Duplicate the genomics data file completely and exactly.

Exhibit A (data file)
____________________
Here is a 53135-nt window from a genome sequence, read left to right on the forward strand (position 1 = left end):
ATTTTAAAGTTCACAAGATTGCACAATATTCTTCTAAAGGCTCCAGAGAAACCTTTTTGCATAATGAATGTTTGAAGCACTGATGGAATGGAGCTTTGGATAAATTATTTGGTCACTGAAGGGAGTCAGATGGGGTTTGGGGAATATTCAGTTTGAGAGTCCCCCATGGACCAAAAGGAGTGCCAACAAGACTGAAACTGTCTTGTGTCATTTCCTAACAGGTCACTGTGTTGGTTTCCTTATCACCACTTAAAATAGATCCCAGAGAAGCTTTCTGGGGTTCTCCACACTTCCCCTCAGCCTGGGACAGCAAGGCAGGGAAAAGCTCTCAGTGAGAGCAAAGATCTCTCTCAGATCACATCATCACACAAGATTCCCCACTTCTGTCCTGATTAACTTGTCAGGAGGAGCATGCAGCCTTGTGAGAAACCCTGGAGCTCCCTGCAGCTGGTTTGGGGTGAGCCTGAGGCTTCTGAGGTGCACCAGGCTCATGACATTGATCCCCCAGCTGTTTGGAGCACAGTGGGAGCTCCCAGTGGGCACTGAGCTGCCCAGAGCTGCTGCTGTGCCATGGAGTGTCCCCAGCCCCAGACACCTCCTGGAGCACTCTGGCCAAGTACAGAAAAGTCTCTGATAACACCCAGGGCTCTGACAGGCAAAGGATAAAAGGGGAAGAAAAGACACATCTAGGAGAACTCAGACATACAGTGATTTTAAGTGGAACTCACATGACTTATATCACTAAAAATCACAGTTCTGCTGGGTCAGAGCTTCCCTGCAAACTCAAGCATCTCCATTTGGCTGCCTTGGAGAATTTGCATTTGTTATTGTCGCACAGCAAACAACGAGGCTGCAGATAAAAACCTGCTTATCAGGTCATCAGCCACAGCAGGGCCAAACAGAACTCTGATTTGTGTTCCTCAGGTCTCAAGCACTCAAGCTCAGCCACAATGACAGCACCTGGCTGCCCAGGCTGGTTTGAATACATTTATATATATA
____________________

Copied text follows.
Here is a 53135-nt window from a genome sequence, read left to right on the forward strand (position 1 = left end):
ATTTTAAAGTTCACAAGATTGCACAATATTCTTCTAAAGGCTCCAGAGAAACCTTTTTGCATAATGAATGTTTGAAGCACTGATGGAATGGAGCTTTGGATAAATTATTTGGTCACTGAAGGGAGTCAGATGGGGTTTGGGGAATATTCAGTTTGAGAGTCCCCCATGGACCAAAAGGAGTGCCAACAAGACTGAAACTGTCTTGTGTCATTTCCTAACAGGTCACTGTGTTGGTTTCCTTATCACCACTTAAAATAGATCCCAGAGAAGCTTTCTGGGGTTCTCCACACTTCCCCTCAGCCTGGGACAGCAAGGCAGGGAAAAGCTCTCAGTGAGAGCAAAGATCTCTCTCAGATCACATCATCACACAAGATTCCCCACTTCTGTCCTGATTAACTTGTCAGGAGGAGCATGCAGCCTTGTGAGAAACCCTGGAGCTCCCTGCAGCTGGTTTGGGGTGAGCCTGAGGCTTCTGAGGTGCACCAGGCTCATGACATTGATCCCCCAGCTGTTTGGAGCACAGTGGGAGCTCCCAGTGGGCACTGAGCTGCCCAGAGCTGCTGCTGTGCCATGGAGTGTCCCCAGCCCCAGACACCTCCTGGAGCACTCTGGCCAAGTACAGAAAAGTCTCTGATAACACCCAGGGCTCTGACAGGCAAAGGATAAAAGGGGAAGAAAAGACACATCTAGGAGAACTCAGACATACAGTGATTTTAAGTGGAACTCACATGACTTATATCACTAAAAATCACAGTTCTGCTGGGTCAGAGCTTCCCTGCAAACTCAAGCATCTCCATTTGGCTGCCTTGGAGAATTTGCATTTGTTATTGTCGCACAGCAAACAACGAGGCTGCAGATAAAAACCTGCTTATCAGGTCATCAGCCACAGCAGGGCCAAACAGAACTCTGATTTGTGTTCCTCAGGTCTCAAGCACTCAAGCTCAGCCACAATGACAGCACCTGGCTGCCCAGGCTGGTTTGAATACATTTATATATATA